# Tutorial 7 Qn

```EE 5110: Probability Foundations
Tutorial 7
July-November 2015
1. [Properties of Simple functions] Let (Ω, F, &micro;) be a measure space and φ be a non-negative simple function.
Then, prove the following:
R
R
R
(a) If C and D are disjoint measurable sets, then
φd&micro; = φd&micro; + φd&micro;.
C∪D
C
D
R
(b) The function υ : F → [0, ∞] defined by υ(A) = φd&micro;, for A ∈ F, is a measure on Ω.
A
R
R
(c) If A and B are measurable sets such that A ⊆ B and &micro;(B \ A) = 0, then φd&micro; = φd&micro;.
B
A
2. [Properties of Non-negative measurable functions] Let (Ω, F, &micro;) be a measure space.
(a) Let fn be a sequence of non-negative measurable functions. Then, prove that for every n ∈ N,
n
n R
∞
∞ R
R P
R
P
P
P
fk d&micro; =
fk d&micro;. And if f =
fk , then prove that f is measurable and f d&micro; =
fn d&micro;.
n=1
k=1
k=1
k=1
R
(b) Let g be a non-negative measurable function and υ : F → [0, ∞] defined by υ(A) = gd&micro;, A ∈ F.
A
Show
that
R
R υ is a measure on Ω. Further, prove that for any non-negative measurable function h,
h dυ = hg d&micro;.
3. [Integration and Expectation]
(i) Consider the measure space (R, B(R), λ), and define f : R → R. Find out the Lebesgue integral of the
function f for the following cases,
(a)
f (ω) =
ω, for ω = 0, 1, .., n
0, elsewhere.
(b)
1, for ω = Qc ∩ [0, 1]
0, elsewhere.
n, for ω = Qc ∩ [0, n]
0, elsewhere.
f (ω) =
(c)
f (ω) =
(ii) Consider the probability space (Ω, F, P), and define the random variable X : Ω → R. Find E[X] for the
following cases,
(a) Ω = {ω1 , ω2 , .., ωn }, with P(ωi ) = 1/n for i = 1, 2, .., n and X = IA , where A = {ω1 , ω2 , .., ωm } with
1 ≤ m ≤ n.
(b) In part (a) if X is defined as follows,
i, for ωi ∈ A
X(ωi ) =
0, elsewhere.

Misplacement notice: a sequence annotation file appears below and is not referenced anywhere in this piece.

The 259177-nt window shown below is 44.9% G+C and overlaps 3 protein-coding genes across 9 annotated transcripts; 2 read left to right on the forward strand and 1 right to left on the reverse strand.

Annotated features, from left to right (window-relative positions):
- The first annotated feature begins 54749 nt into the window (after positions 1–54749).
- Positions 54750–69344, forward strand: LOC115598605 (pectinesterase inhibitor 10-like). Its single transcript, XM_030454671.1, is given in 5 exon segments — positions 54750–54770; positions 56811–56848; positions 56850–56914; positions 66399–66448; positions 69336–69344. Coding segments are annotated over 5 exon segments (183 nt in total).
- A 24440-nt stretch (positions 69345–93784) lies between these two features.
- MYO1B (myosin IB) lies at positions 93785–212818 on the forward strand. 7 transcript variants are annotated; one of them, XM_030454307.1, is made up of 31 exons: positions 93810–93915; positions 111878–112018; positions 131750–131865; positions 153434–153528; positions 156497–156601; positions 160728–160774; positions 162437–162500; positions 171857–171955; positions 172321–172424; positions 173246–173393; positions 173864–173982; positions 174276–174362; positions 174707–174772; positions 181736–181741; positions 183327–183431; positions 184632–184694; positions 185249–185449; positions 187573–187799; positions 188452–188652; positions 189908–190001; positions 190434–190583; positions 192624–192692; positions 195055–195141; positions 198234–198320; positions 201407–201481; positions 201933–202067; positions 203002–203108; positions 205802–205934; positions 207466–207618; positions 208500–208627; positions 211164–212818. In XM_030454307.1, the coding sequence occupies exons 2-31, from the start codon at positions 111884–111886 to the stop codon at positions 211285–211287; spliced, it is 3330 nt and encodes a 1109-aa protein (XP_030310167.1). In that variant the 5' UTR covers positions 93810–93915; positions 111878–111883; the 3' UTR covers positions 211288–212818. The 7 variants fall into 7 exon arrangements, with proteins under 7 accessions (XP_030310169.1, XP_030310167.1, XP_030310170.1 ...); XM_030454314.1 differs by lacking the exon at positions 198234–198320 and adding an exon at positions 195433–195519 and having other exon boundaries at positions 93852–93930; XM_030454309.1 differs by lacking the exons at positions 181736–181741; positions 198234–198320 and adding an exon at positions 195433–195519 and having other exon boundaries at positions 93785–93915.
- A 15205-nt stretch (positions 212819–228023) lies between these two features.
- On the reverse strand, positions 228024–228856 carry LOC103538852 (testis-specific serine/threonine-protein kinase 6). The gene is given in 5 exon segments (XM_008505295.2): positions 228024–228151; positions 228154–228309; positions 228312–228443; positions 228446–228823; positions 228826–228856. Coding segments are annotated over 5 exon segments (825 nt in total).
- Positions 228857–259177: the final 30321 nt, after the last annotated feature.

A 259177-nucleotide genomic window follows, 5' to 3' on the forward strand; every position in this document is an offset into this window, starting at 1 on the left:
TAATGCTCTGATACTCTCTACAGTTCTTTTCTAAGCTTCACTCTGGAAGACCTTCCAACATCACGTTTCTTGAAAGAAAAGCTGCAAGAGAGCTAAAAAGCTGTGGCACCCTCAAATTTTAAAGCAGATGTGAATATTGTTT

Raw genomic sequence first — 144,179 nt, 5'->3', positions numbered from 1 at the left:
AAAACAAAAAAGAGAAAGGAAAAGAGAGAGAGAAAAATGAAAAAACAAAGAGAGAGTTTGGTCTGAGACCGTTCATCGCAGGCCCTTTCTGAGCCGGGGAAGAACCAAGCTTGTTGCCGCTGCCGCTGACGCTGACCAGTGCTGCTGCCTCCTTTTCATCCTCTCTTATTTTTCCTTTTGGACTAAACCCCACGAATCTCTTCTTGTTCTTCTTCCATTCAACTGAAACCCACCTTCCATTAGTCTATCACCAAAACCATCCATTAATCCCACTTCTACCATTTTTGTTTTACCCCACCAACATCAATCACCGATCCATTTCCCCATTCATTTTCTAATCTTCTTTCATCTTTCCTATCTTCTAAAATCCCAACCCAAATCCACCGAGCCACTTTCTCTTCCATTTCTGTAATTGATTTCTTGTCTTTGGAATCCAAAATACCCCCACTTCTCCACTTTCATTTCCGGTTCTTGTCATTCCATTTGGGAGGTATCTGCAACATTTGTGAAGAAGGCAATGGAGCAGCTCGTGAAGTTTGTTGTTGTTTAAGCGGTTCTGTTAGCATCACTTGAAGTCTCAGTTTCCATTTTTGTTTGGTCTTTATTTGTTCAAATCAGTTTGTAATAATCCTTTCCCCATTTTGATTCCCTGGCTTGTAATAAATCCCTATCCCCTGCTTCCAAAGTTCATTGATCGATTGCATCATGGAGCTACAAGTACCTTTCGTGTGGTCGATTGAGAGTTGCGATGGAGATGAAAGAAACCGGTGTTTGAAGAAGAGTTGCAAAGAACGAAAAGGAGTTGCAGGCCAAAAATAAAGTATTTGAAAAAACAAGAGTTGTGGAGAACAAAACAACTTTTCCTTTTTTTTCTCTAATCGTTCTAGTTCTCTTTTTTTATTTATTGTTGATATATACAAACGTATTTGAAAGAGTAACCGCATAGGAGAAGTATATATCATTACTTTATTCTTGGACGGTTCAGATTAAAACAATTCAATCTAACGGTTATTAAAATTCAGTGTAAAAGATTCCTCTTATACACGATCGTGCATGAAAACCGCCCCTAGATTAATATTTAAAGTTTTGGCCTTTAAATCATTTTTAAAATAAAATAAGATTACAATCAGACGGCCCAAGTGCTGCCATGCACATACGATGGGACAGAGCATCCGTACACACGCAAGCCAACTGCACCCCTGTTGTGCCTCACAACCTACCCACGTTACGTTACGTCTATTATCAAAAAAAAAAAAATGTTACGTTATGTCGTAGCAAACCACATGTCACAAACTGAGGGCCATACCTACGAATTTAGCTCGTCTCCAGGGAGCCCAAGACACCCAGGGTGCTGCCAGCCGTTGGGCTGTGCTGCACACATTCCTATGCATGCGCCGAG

4. [Jensen’s Inequality]
(a) A function g:R → R is said to be convex if for all real y there exists a λ depending on y such that
g(x) ≥ g(y) + λ(x−y), ∀x. Show that if g is convex and X is a random variable, then E[g(X)] ≥ g(E[X]).
(b) Suppose m is a positive integer, and X is a random variable taking values x1 , x2 , ..., xN ≥ 0 with equal
N
P
probabilities, and the sum x1 + ... + xN = 1. Is it true that N 1−m ≤
xm
i ?
i=1
1
5. [Impulse and Impulse Train] Consider the Real line endowed with the Borel σ-algebra, and let c ∈ R be
fixed. Then the Dirac measure at c, denoted as δc , is defined on (R, B(R)) as follows. For any Borel set A,
δc (A) = 1 if c ∈ A, and δc (A) = 0 if c ∈
/ A. It is quite easy to see that (R, B(R), δc ) is a measure space (indeed,
it is a probability space). The Dirac measure is referred to as unit impulse in the engineering literature, and
sometimes (incorrectly) called a Dirac delta “function”.
R
(a) Let g be a non-negative, measurable function. Show that g dδc = g(c).
Now, let us define a counting measure on (R, B(R)) as &micro;(A) =
∞
P
δn (A). In words, &micro;(A)simply counts the
n=1
number of natural numbers contained in the Borel set A. In engineering parlance, the counting measure is
called an impulse train.
(b) Let g be a non-negative, measurable function. Show that
R
g dδc =
∞
P
g(n). Thus, summation is just a
n=1
special case of integration. In particular, summation is nothing but integral with respect to the counting
measure!
6. [Property of Expectation] Let X be a non-negative random variable (not necessarily discrete or continuous) with E[X] &lt; ∞.
(a) Prove that lim nP(X &gt; n) = 0. [Hint: Write E[X] = E[XI{X≤n} ] + E[XI{X&gt;n} ].]
n→∞
(b) Prove that E[X] =
R∞
P(X &gt; x) dx. Yes, the integral on the right is just a plain old Riemann integral!
R
[Hint: Write out E[X] = x dPX as the limit of a sum, and use part (a) for the last term.]
0
We say a random variable X is stochastically larger than a random variable Y , and denote by X ≥st Y , if
P(X &gt; a) ≥ P(Y &gt; a) ∀a ∈ R.
(c) For non-negative random variables X and Y , show that if X ≥st Y , then E[X] ≥ E[Y ].
7. [Expectation of Discrete RV’s]
(a) On a given day, your golf score takes values from the range 101 to 110, with probability 0.1, independent
of other days. Determined to improve your score, you decide to play on three different days and declare
as your score the minimum X of the scores X1 , X2 and X3 on the different days. By how much has your
expected score improved as a result of playing on three days?
(b) A stock market trader buys 100 shares of stock A and 200 shares of stock B. Let X and Y be the price
changes of A and B, respectively, over a certain time period, and assume that the joint PMF of X and
Y is uniform over the set of integers x and y satisfying −2 ≤ x ≤ 4 and −1 ≤ y − x ≤ 1. Compute the